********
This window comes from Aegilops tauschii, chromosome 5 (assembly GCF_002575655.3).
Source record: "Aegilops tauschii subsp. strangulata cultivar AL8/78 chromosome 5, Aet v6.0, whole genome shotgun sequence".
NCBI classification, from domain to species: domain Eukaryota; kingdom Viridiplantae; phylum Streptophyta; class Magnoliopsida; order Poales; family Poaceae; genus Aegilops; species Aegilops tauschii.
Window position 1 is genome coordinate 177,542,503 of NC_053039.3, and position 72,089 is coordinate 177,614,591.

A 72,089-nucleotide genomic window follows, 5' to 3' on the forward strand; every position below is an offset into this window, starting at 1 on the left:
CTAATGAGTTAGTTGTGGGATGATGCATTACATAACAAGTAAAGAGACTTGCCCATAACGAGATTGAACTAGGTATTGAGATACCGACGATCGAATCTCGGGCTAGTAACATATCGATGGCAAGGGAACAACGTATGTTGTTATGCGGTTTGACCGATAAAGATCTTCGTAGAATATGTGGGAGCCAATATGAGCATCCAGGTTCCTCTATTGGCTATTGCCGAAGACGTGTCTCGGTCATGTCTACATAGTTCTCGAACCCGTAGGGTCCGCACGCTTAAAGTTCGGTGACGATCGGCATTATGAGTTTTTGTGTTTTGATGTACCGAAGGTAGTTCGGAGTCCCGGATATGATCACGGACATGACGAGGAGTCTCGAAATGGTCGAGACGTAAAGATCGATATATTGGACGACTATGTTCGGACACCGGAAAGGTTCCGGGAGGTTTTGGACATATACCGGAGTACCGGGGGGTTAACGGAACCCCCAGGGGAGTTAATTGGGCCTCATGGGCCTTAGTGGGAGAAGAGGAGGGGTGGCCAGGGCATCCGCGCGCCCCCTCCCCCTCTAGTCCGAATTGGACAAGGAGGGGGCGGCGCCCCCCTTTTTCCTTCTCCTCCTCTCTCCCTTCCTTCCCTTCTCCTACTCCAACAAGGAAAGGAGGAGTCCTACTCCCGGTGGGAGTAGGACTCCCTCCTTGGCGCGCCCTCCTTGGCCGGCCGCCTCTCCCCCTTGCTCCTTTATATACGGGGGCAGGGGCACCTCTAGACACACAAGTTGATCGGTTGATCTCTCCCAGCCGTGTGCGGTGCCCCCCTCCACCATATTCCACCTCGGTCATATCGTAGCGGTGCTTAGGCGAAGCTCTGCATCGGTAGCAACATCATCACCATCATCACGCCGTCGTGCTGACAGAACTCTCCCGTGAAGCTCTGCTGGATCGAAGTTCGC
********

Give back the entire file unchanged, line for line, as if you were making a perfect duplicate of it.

This window comes from Aegilops tauschii, chromosome 5 (assembly GCF_002575655.3).
Source record: "Aegilops tauschii subsp. strangulata cultivar AL8/78 chromosome 5, Aet v6.0, whole genome shotgun sequence".
NCBI classification, from domain to species: domain Eukaryota; kingdom Viridiplantae; phylum Streptophyta; class Magnoliopsida; order Poales; family Poaceae; genus Aegilops; species Aegilops tauschii.
Window position 1 is genome coordinate 177,542,503 of NC_053039.3, and position 72,089 is coordinate 177,614,591.

A 72,089-nucleotide genomic window follows, 5' to 3' on the forward strand; every position below is an offset into this window, starting at 1 on the left:
CTAATGAGTTAGTTGTGGGATGATGCATTACATAACAAGTAAAGAGACTTGCCCATAACGAGATTGAACTAGGTATTGAGATACCGACGATCGAATCTCGGGCTAGTAACATATCGATGGCAAGGGAACAACGTATGTTGTTATGCGGTTTGACCGATAAAGATCTTCGTAGAATATGTGGGAGCCAATATGAGCATCCAGGTTCCTCTATTGGCTATTGCCGAAGACGTGTCTCGGTCATGTCTACATAGTTCTCGAACCCGTAGGGTCCGCACGCTTAAAGTTCGGTGACGATCGGCATTATGAGTTTTTGTGTTTTGATGTACCGAAGGTAGTTCGGAGTCCCGGATATGATCACGGACATGACGAGGAGTCTCGAAATGGTCGAGACGTAAAGATCGATATATTGGACGACTATGTTCGGACACCGGAAAGGTTCCGGGAGGTTTTGGACATATACCGGAGTACCGGGGGGTTAACGGAACCCCCAGGGGAGTTAATTGGGCCTCATGGGCCTTAGTGGGAGAAGAGGAGGGGTGGCCAGGGCATCCGCGCGCCCCCTCCCCCTCTAGTCCGAATTGGACAAGGAGGGGGCGGCGCCCCCCTTTTTCCTTCTCCTCCTCTCTCCCTTCCTTCCCTTCTCCTACTCCAACAAGGAAAGGAGGAGTCCTACTCCCGGTGGGAGTAGGACTCCCTCCTTGGCGCGCCCTCCTTGGCCGGCCGCCTCTCCCCCTTGCTCCTTTATATACGGGGGCAGGGGCACCTCTAGACACACAAGTTGATCGGTTGATCTCTCCCAGCCGTGTGCGGTGCCCCCCTCCACCATATTCCACCTCGGTCATATCGTAGCGGTGCTTAGGCGAAGCTCTGCATCGGTAGCAACATCATCACCATCATCACGCCGTCGTGCTGACAGAACTCTCCCGTGAAGCTCTGCTGGATCGAAGTTCGC